Hypercapnia and acidosis in sepsis: a double-edged sword?

Anesthesiology. 2010 Feb;112(2):462-72. doi: 10.1097/ALN.0b013e3181ca361f.


Acute respiratory distress syndrome is a devastating disease that causes substantial morbidity and mortality. Mechanical ventilation can worsen lung injury, whereas ventilatory strategies that reduce lung stretch, resulting in a "permissive" hypercapnic acidosis (HCA), improve outcome. HCA directly reduces nonsepsis-induced lung injury in preclinical models and, therefore, has therapeutic potential in these patients. These beneficial effects are mediated via inhibition of the host immune response, particularly cytokine signaling, phagocyte function, and the adaptive immune response. Of concern, these immunosuppressive effects of HCA may hinder the host response to microbial infection. Recent studies suggest that HCA is protective in the earlier phases of bacterial pneumonia-induced sepsis but may worsen injury in the setting of prolonged lung sepsis. In contrast, HCA is protective in preclinical models of early and prolonged systemic sepsis. Buffering of the HCA is not beneficial and may worsen pneumonia-induced injury.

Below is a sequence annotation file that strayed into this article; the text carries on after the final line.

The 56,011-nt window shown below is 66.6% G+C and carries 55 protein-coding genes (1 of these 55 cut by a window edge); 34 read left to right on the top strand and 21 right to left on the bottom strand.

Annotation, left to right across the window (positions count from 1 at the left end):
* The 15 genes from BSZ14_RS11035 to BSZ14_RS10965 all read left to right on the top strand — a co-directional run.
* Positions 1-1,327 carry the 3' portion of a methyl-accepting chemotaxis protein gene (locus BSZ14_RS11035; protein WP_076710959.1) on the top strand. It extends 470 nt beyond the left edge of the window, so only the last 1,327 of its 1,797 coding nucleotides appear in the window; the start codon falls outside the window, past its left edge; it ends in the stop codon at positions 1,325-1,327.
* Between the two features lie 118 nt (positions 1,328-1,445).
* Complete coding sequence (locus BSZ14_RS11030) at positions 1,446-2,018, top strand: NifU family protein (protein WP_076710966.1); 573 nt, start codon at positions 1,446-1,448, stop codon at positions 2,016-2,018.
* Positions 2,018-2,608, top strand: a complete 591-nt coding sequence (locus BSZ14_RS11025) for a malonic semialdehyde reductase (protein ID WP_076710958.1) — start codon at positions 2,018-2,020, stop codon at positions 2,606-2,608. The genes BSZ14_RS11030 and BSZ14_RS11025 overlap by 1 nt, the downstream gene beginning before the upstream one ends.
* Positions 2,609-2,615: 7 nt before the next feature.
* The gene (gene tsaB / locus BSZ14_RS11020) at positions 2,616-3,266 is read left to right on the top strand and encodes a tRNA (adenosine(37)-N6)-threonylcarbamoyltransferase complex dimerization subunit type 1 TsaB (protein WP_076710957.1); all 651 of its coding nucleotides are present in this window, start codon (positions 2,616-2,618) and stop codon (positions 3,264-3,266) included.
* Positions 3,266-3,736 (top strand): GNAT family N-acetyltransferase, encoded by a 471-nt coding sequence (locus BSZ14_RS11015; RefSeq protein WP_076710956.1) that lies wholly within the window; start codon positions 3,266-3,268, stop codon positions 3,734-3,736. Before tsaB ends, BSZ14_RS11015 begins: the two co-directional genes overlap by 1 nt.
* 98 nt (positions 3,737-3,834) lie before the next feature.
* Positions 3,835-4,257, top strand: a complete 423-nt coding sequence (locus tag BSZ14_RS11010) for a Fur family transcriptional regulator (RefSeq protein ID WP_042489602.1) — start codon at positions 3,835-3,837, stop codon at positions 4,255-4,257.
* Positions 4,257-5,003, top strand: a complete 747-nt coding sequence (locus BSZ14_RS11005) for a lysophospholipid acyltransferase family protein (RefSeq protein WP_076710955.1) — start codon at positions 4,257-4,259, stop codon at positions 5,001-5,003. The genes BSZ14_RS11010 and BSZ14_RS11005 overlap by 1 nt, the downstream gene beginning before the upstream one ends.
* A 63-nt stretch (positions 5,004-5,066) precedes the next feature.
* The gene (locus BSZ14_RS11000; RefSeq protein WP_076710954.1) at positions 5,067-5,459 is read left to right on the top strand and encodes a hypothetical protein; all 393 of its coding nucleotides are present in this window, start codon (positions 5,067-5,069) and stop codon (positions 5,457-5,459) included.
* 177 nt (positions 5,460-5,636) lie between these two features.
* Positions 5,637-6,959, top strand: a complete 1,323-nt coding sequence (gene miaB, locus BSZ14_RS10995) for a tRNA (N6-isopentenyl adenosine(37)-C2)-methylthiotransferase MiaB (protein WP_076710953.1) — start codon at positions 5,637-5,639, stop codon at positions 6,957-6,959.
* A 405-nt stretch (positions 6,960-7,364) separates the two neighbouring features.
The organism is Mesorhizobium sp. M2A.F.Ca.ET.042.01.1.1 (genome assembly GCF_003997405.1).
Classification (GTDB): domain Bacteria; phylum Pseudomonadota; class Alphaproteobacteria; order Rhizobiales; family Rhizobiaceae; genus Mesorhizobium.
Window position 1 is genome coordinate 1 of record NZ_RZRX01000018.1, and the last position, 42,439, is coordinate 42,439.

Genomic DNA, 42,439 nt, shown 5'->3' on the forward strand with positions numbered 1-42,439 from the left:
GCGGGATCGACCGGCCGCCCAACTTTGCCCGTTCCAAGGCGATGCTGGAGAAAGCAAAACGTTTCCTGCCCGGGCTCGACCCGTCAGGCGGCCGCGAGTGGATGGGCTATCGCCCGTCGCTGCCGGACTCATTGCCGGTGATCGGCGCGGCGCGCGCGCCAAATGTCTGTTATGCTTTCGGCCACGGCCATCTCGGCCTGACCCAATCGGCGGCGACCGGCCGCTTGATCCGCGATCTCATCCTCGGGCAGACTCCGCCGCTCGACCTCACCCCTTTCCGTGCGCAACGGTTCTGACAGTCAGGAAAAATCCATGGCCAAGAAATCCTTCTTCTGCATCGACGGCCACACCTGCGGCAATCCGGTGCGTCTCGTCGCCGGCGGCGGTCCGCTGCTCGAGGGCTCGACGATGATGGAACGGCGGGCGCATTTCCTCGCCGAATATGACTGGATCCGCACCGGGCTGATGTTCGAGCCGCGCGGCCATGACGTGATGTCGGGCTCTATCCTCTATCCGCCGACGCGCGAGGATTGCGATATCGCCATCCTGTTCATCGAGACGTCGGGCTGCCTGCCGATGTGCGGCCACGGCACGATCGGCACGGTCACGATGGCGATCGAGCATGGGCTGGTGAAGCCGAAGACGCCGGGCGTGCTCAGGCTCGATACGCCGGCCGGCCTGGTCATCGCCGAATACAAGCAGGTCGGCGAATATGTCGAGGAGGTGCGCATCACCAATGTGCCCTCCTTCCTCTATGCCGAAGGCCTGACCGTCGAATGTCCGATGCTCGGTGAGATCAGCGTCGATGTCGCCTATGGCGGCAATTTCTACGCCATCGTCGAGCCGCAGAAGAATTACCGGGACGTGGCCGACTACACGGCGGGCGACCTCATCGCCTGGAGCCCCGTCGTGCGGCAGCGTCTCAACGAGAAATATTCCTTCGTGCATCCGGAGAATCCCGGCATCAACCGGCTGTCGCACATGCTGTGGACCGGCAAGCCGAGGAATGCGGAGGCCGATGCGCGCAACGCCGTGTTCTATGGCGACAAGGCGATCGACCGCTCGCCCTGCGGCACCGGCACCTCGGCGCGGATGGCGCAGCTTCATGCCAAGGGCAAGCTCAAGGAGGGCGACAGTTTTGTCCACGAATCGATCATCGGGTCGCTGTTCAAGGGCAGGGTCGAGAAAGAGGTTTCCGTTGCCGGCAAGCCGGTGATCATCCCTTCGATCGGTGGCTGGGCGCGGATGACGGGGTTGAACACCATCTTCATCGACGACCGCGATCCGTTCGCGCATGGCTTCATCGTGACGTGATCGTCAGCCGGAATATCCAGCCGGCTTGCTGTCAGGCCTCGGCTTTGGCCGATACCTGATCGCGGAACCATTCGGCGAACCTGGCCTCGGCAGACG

Publication types

  • Research Support, Non-U.S. Gov't
  • Review

MeSH terms

  • Acidosis / etiology*
  • Acidosis / immunology
  • Acidosis / microbiology
  • Critical Illness
  • Humans
  • Hypercapnia / etiology*
  • Hypercapnia / immunology
  • Hypercapnia / microbiology
  • Lung Diseases / microbiology
  • Lung Diseases / pathology
  • Pneumonia / microbiology
  • Pneumonia / pathology
  • Sepsis / complications*
  • Sepsis / immunology
  • Sepsis / microbiology